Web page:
Gender Pay Gap
Why do firms pay less to some minority groups, such as women? We propose a novel hypothesis: perhaps the pay gap exists, in part, because employers are unaware of them. Firms do own sufficient data (their HR records) to measure the gender pay gap. However, the data may not be easy to access to the decision makers, or firms may not have the statistics and economics expertise to analyze the data properly. Our hypothesis is motivated by the growing number of firms using pay-equity tools to analyze pay inequities by gender and ethnicity in their own organizations. Despite their growth, these tools rarely make their way into public view, and have not been studied by economists. We are collaborating with one of the firms that provides a pay equity tool to employers. We want to measure the effects of this tool on the gender pay gap.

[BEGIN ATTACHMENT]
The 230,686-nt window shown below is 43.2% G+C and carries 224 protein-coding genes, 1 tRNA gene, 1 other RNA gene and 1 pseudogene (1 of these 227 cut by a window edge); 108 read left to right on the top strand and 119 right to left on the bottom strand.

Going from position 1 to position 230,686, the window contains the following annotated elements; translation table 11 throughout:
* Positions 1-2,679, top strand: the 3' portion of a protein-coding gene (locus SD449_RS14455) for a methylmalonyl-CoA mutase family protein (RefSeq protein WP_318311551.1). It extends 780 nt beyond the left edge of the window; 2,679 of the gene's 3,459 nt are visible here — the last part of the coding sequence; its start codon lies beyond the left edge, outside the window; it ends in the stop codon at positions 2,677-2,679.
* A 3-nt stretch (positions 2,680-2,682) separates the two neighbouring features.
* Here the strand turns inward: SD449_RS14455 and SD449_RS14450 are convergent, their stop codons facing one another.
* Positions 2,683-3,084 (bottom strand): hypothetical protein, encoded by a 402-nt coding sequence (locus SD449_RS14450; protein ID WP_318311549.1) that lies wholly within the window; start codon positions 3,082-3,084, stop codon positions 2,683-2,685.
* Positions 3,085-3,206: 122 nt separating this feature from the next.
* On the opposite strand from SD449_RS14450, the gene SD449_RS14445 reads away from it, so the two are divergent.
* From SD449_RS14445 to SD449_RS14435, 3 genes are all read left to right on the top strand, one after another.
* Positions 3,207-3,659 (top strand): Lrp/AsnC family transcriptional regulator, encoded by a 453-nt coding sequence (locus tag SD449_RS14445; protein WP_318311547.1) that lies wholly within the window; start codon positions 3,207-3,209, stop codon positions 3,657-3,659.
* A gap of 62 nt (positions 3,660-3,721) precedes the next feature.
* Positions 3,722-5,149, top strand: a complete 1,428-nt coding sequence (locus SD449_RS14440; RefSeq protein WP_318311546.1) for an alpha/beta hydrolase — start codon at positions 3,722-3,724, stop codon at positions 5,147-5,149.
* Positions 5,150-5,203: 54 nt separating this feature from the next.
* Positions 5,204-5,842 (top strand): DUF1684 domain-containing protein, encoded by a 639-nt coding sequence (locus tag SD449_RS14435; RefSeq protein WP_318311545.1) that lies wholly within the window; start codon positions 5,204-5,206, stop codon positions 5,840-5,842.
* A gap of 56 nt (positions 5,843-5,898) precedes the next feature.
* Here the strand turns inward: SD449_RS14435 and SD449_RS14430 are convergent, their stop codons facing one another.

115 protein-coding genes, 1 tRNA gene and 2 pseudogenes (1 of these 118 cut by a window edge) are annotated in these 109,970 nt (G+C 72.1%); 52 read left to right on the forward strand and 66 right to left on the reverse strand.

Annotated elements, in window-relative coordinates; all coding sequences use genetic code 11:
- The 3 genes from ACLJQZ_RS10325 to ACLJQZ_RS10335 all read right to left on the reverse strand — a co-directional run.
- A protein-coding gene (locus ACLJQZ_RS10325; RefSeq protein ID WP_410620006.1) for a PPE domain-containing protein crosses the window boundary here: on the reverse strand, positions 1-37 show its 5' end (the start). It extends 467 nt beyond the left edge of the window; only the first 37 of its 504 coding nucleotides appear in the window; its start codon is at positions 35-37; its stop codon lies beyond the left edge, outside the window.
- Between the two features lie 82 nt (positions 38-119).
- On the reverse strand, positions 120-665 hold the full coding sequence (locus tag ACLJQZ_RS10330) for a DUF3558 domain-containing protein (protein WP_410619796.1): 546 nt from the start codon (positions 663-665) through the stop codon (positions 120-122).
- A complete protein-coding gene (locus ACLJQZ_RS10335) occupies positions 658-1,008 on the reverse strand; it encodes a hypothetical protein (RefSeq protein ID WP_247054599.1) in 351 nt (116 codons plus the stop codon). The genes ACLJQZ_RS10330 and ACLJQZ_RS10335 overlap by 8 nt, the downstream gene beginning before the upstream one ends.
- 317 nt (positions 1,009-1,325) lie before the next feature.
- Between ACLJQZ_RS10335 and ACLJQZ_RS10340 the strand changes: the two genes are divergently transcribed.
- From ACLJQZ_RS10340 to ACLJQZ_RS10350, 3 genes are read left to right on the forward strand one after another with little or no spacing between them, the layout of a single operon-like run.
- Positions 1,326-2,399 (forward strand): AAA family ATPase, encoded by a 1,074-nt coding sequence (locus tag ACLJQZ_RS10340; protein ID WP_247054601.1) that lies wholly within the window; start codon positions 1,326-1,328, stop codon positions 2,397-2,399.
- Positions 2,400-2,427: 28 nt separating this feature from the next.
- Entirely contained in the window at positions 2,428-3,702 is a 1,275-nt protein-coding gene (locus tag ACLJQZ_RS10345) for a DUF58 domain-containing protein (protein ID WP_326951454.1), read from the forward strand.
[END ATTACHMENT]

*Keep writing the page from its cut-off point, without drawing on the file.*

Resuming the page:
Gender Differences in Award Choice
Awards are ubiquitous in organizations, and are only increasing in use over time. Extant literature on gender and awards finds that women who win awards get less money and prestige, but fails to pin down the mechanisms through which this effect occurs. In our project, we plan to manipulate the salience of gender identities, and examine how that affects what types of awards women are granted. We additionally plan to look at what effect receiving service awards has on subsequent performance. Specifically, we predict a Matthew effect: when women are given service awards, they will double down on service, which further hurts their performance through decreasing the amount of time they dedicate to performance tasks.
The Impact of Prior Startup Experience on Inequality in Entrepreneurship